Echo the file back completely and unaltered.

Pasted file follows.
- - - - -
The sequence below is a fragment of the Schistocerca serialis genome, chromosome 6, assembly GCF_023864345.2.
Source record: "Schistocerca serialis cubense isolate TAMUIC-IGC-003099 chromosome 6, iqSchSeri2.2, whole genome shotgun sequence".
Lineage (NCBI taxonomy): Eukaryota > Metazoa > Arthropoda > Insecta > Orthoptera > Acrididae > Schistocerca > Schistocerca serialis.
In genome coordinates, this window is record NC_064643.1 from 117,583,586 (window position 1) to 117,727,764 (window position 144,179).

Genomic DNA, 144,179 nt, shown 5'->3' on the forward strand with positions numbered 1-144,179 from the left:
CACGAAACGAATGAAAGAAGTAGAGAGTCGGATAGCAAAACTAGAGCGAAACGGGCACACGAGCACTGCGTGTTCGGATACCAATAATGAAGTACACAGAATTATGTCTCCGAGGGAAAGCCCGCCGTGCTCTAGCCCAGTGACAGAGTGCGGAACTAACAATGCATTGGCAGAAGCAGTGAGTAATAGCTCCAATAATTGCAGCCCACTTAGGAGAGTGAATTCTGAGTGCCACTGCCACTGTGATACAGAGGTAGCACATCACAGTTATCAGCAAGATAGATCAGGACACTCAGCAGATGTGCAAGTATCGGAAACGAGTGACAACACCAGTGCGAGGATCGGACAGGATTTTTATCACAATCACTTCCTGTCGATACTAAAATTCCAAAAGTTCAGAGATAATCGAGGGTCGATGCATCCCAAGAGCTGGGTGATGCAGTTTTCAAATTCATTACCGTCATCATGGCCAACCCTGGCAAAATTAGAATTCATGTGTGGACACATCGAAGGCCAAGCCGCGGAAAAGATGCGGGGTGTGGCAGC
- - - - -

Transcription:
The sequence below is a fragment of the Schistocerca serialis genome, chromosome 6, assembly GCF_023864345.2.
Source record: "Schistocerca serialis cubense isolate TAMUIC-IGC-003099 chromosome 6, iqSchSeri2.2, whole genome shotgun sequence".
Lineage (NCBI taxonomy): Eukaryota > Metazoa > Arthropoda > Insecta > Orthoptera > Acrididae > Schistocerca > Schistocerca serialis.
In genome coordinates, this window is record NC_064643.1 from 117,583,586 (window position 1) to 117,727,764 (window position 144,179).

Genomic DNA, 144,179 nt, shown 5'->3' on the forward strand with positions numbered 1-144,179 from the left:
CACGAAACGAATGAAAGAAGTAGAGAGTCGGATAGCAAAACTAGAGCGAAACGGGCACACGAGCACTGCGTGTTCGGATACCAATAATGAAGTACACAGAATTATGTCTCCGAGGGAAAGCCCGCCGTGCTCTAGCCCAGTGACAGAGTGCGGAACTAACAATGCATTGGCAGAAGCAGTGAGTAATAGCTCCAATAATTGCAGCCCACTTAGGAGAGTGAATTCTGAGTGCCACTGCCACTGTGATACAGAGGTAGCACATCACAGTTATCAGCAAGATAGATCAGGACACTCAGCAGATGTGCAAGTATCGGAAACGAGTGACAACACCAGTGCGAGGATCGGACAGGATTTTTATCACAATCACTTCCTGTCGATACTAAAATTCCAAAAGTTCAGAGATAATCGAGGGTCGATGCATCCCAAGAGCTGGGTGATGCAGTTTTCAAATTCATTACCGTCATCATGGCCAACCCTGGCAAAATTAGAATTCATGTGTGGACACATCGAAGGCCAAGCCGCGGAAAAGATGCGGGGTGTGGCAGC